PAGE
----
Different forms of environmental stress or anxiety can also lead to dogs appearing more permanently ‘buzzing’, restless, or reactive in their behaviour. If your dog is a pretty calm individual at home, for instance, but only becomes more manic when you go out with him, frenziedly yapping at everyone or everything in sight, then some degree of social anxiety is likely to be driving this. Either way, until you can identify and address the different stresses or anxieties occurring in any dog’s life, you cannot stop the more acute behavioural symptoms that accompany them.

You need to assess whether social anxiety may be driving your dog’s behaviour.

Lowering the mental thermometer

In order to own a calmer dog, you first have to have a better picture in your mind of what your dog looks like in his calmest, or least aroused, state. Then think of his mind like a thermometer, with the calmer behaviour being the blue, lower temperatures, rising upwards to red, where all the higher mental temperatures and levels of arousal start. More excitable, reactive, or even aggressive, behaviours in dogs always emanate from these higher mental temperatures.

Very often dogs get too heavily rewarded with attention for ‘red zone’ reactive and excitable behaviours, when you need to train your dog to find the blue zones far more rewarding instead. Begin at home with simple exercises like sit and  ‘watch me’. Hold a tasty treat in your hand above your dog’s head, with a forefinger pointed up between your eyes, so in watching the treat he is also watching your eye area.

Where people tend to go wrong in this exercise is in not consistently prolonging the amount of time the dog must watch you, or keep his concentration on you, before rewarding him with the treat. So, if say you reward your dog only after a second of watching you, you will only ever get a second of his attention before he expects his treat. Slowly build up instead to five, 10, or even 20 seconds of watching you before he is rewarded, which also has the effect of greatly improving his levels of concentration on you.

Do this exercise as often as you can daily, before your dog gets anything at all rewarding like his meal, a treat, or a walk. And always do it the moment you see your dog’s mental temperature begin to rise, so that it falls back down again.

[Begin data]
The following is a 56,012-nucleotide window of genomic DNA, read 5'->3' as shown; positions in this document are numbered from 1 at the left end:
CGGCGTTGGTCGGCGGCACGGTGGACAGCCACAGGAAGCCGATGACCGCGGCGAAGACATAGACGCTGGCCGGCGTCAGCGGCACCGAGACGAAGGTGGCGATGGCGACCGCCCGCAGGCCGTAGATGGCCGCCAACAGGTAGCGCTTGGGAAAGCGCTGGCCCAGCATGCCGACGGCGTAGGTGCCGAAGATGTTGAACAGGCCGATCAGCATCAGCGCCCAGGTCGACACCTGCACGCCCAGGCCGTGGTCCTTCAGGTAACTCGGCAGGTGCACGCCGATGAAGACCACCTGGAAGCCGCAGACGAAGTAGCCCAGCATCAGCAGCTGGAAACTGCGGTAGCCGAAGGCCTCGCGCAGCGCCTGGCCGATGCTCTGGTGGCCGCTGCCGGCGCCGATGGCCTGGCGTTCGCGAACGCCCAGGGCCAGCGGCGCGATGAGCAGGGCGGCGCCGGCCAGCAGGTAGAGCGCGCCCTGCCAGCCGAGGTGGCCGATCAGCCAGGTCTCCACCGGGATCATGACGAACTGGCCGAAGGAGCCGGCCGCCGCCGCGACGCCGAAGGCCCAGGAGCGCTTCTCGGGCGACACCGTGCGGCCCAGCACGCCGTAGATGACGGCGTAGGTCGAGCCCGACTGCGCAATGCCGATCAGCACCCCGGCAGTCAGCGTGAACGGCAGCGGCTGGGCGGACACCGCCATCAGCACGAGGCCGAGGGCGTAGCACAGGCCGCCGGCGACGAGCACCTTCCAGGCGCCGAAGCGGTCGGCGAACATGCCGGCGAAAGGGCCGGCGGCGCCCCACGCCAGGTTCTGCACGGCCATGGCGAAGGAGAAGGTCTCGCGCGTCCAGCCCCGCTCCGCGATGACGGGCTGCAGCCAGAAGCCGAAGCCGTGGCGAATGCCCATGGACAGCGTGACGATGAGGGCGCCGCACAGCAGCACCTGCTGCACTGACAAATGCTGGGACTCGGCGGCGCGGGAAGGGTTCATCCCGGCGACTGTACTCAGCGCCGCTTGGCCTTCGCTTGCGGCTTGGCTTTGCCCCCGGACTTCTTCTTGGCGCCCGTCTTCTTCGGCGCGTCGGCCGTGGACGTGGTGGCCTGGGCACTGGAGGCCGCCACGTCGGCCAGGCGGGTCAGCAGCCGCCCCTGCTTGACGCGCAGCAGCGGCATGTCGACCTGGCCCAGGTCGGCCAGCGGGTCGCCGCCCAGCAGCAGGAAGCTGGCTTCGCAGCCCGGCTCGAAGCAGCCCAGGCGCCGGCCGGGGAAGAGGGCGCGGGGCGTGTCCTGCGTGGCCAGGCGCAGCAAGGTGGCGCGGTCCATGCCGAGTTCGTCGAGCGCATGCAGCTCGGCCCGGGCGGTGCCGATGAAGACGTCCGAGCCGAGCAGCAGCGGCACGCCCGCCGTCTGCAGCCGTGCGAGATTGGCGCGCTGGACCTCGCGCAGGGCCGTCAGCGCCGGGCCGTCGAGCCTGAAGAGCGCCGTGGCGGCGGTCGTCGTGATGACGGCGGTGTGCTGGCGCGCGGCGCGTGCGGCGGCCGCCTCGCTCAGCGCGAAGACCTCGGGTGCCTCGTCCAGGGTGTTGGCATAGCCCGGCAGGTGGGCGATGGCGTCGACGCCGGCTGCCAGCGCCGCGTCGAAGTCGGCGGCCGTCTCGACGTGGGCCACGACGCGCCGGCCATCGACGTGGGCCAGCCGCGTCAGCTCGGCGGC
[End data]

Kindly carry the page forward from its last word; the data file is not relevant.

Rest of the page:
With the treat in your hand, point your finger upwards between your eyes, so your dog looks at you.

To keep highly excitable dogs more frequently in the blue zone, they are also best kept in their own quiet area, away from all the greater sensory input created by the average domestic home, in terms of sound, light, and movement (TVs, loud music, or people talking loudly or becoming more energetic). It is not advisable to indulge in animated or rough and tumble games with more excitable dogs, as this can ramp up their levels of arousal and reactivity.

Scent work, where your dog is encouraged to find treats, toys, or even his daily food allowance around the home or garden, can not only keep him calm but also improve his general powers of focus and concentration.

Over time you will start to discover the exercises and strategies most likely to keep your dog in the blue zone, and make him more responsive to you and your commands. However, additional to this training, higher drive dogs will still need plenty of physical exercise daily to work off their energy.

Tail chasing can be a compulsive behaviour.

Could your dog’s compulsive behaviour have a medical cause?

Common compulsive behaviours in dogs include:

● Persistent licking or chewing of objects (or themselves).

● Pacing, circling, or spinning.

● Tail chasing.

● Flank sucking.

● More incessant, rhythmic barking.

● Fly snapping or chasing ‘unseen’ objects.

● Freezing and staring.

● Excessive drinking.

● Tonguing or licking the air.

Do be aware, however, that they are not all purely behavioural, as many dogs exhibiting these behaviours have some underlying gastric, neurological, or dermatological condition, so it is always helpful to investigate these first.